Photo: The Major Ridge Home (Chieftains Museum), ca. 1792, 80 Chatillon Road, Rome, GA. This home was declared a National Historic Landmark in 1973. Photographed by User:Cculber007 (own work), 2011, [cc0-by-1.0 (creativecommons.org/publicdomain/zero/1.0/deed.en], via Wikimedia Commons, accessed May, 2013.
Rome City Hall is located at 601 Broad Street, Rome, GA 30162.
Rome as described in 1940 
Rome was founded in 1834 and succeeded Livingston as the county seat the following year. Its name, drawn by lot, was suggested because it was built upon seven hills as was ancient Rome. The Cherokee Female Institute, later called the Rome Female College, was founded here in 1853. When Chattanooga, Tennessee was chosen as the terminus of the Western & Atlantic Railroad, the Rome Railroad, chartered as the Memphis Branch Railroad in 1839, was built to connect with the Western & Atlantic at Kingston. Stagecoach lines and post roads were established over Indian trails in north Georgia to join other routes at Athens, Milledgeville, Macon and Augusta. Although the steamboat Coosa came up the river from Greensport, Alabama, and the locally built William Smith was operated for a time, river traffic never flourished.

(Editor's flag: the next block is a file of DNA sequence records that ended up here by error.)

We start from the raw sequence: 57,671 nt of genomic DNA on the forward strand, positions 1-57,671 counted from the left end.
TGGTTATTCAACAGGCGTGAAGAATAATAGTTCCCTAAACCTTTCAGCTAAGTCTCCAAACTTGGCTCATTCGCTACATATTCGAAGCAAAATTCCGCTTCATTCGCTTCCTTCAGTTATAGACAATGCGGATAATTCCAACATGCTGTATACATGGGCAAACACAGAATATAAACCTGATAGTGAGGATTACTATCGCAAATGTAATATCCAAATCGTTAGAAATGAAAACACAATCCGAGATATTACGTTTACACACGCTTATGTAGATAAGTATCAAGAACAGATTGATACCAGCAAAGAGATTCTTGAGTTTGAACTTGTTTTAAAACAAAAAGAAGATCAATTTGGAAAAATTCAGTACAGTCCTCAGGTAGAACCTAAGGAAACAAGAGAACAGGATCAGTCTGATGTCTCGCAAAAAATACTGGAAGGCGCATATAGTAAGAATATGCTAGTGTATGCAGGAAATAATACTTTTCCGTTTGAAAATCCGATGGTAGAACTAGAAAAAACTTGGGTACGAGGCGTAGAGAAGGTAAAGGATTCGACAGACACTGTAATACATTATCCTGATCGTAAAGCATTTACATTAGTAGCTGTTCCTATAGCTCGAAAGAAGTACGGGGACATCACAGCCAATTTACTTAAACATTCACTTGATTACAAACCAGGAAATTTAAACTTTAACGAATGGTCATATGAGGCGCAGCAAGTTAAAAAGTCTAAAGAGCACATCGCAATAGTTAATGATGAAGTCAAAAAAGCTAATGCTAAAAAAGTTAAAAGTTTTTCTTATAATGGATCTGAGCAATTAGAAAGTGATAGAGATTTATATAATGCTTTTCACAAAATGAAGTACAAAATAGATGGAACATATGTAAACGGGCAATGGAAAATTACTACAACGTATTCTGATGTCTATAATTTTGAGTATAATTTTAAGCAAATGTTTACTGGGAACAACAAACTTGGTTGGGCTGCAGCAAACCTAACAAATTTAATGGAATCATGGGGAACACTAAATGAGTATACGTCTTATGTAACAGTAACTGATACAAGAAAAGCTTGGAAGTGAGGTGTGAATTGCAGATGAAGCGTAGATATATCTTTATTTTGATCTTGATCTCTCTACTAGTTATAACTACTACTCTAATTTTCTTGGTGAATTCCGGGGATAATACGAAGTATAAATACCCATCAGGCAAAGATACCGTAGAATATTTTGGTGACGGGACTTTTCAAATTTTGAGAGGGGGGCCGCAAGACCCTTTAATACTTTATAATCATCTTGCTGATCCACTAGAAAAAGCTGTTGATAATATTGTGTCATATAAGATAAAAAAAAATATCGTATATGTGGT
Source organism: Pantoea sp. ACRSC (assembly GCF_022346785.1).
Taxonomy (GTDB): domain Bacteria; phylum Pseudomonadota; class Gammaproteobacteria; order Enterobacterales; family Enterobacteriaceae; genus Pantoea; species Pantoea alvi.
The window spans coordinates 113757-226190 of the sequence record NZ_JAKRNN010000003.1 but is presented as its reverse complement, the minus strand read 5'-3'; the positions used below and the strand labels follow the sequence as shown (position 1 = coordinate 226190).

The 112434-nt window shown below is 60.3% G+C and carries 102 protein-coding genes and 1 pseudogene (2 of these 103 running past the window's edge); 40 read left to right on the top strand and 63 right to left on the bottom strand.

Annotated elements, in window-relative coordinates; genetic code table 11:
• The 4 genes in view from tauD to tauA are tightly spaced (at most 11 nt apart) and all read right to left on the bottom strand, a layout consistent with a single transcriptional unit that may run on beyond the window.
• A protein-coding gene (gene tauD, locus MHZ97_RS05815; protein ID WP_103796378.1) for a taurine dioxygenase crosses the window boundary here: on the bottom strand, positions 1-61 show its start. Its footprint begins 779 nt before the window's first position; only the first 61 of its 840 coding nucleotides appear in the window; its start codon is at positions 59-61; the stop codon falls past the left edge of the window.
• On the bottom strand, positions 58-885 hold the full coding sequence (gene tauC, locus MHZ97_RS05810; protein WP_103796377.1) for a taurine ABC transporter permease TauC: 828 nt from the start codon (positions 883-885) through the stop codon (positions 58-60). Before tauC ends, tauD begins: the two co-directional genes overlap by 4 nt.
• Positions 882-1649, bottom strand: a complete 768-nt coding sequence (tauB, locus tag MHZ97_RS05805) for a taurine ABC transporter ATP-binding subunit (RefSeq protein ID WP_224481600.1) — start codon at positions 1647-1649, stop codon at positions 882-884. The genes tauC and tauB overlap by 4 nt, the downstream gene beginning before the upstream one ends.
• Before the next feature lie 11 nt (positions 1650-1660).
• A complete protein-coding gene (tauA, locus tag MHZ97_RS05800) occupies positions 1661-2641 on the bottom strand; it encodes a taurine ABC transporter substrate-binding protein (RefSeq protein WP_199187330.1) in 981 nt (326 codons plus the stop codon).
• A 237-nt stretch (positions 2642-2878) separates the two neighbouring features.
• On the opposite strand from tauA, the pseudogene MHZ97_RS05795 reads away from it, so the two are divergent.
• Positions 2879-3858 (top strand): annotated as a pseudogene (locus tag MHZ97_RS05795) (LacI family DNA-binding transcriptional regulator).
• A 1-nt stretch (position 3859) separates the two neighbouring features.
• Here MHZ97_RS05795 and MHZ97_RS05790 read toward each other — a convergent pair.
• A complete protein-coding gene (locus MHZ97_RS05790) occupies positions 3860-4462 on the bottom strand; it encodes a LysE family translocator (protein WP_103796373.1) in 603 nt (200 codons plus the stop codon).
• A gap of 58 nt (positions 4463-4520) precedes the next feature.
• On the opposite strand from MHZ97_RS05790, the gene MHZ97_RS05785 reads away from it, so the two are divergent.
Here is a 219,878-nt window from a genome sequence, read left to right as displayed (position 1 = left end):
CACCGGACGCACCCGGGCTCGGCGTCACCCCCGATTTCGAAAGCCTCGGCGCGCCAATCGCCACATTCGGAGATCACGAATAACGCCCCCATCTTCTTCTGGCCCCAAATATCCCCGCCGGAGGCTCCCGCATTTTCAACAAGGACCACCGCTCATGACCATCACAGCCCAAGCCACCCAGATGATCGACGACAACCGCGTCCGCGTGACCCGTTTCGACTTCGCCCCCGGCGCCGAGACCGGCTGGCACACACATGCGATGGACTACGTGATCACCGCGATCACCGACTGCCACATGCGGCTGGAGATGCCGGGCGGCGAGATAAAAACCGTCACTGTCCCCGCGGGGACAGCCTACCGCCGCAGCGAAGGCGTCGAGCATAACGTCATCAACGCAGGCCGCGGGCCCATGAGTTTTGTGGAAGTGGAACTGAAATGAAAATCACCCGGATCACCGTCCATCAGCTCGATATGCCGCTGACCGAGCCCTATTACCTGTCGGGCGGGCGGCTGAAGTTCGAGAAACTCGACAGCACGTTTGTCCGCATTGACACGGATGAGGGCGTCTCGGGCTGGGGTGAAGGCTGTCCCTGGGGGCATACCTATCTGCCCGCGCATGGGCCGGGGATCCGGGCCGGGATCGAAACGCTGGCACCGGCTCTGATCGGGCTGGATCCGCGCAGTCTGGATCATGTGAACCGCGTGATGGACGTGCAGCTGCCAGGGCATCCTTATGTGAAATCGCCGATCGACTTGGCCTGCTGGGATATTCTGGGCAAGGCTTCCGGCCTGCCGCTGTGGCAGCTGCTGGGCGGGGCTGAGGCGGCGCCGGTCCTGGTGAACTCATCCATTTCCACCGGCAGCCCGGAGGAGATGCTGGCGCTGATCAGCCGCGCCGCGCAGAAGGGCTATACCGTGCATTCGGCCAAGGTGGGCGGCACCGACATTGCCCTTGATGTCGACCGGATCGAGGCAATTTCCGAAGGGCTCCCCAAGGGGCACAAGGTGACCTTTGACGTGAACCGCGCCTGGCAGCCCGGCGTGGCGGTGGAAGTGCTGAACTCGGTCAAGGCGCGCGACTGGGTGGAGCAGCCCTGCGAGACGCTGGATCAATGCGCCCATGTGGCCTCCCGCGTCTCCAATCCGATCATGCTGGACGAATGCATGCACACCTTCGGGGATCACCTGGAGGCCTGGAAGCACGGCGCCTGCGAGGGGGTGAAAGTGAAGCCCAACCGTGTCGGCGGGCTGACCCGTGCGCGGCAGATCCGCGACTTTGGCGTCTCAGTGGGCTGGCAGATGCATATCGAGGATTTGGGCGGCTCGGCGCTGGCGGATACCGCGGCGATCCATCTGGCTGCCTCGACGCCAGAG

Rome has always been supported almost equally by agriculture and industry. Even in its early days it was a cotton market and had thriving tanneries. In 1855 the Noble family from Pennsylvania established an iron works here, which later made cannon for the Confederacy. The machine lathe that ground these cannon is still in use at the Davis Foundry and Machine Shop.
The seven hills that inspired the name of Rome are Blossom Hill, Jackson Hill, Lumpkin Hill, Mount Aventine Hill, Myrtle Hill, Old Shorter Hill, and Neely Hill (also known as Tower Hill and Clock Tower Hill). Some of the hills have been partially graded since Rome was founded.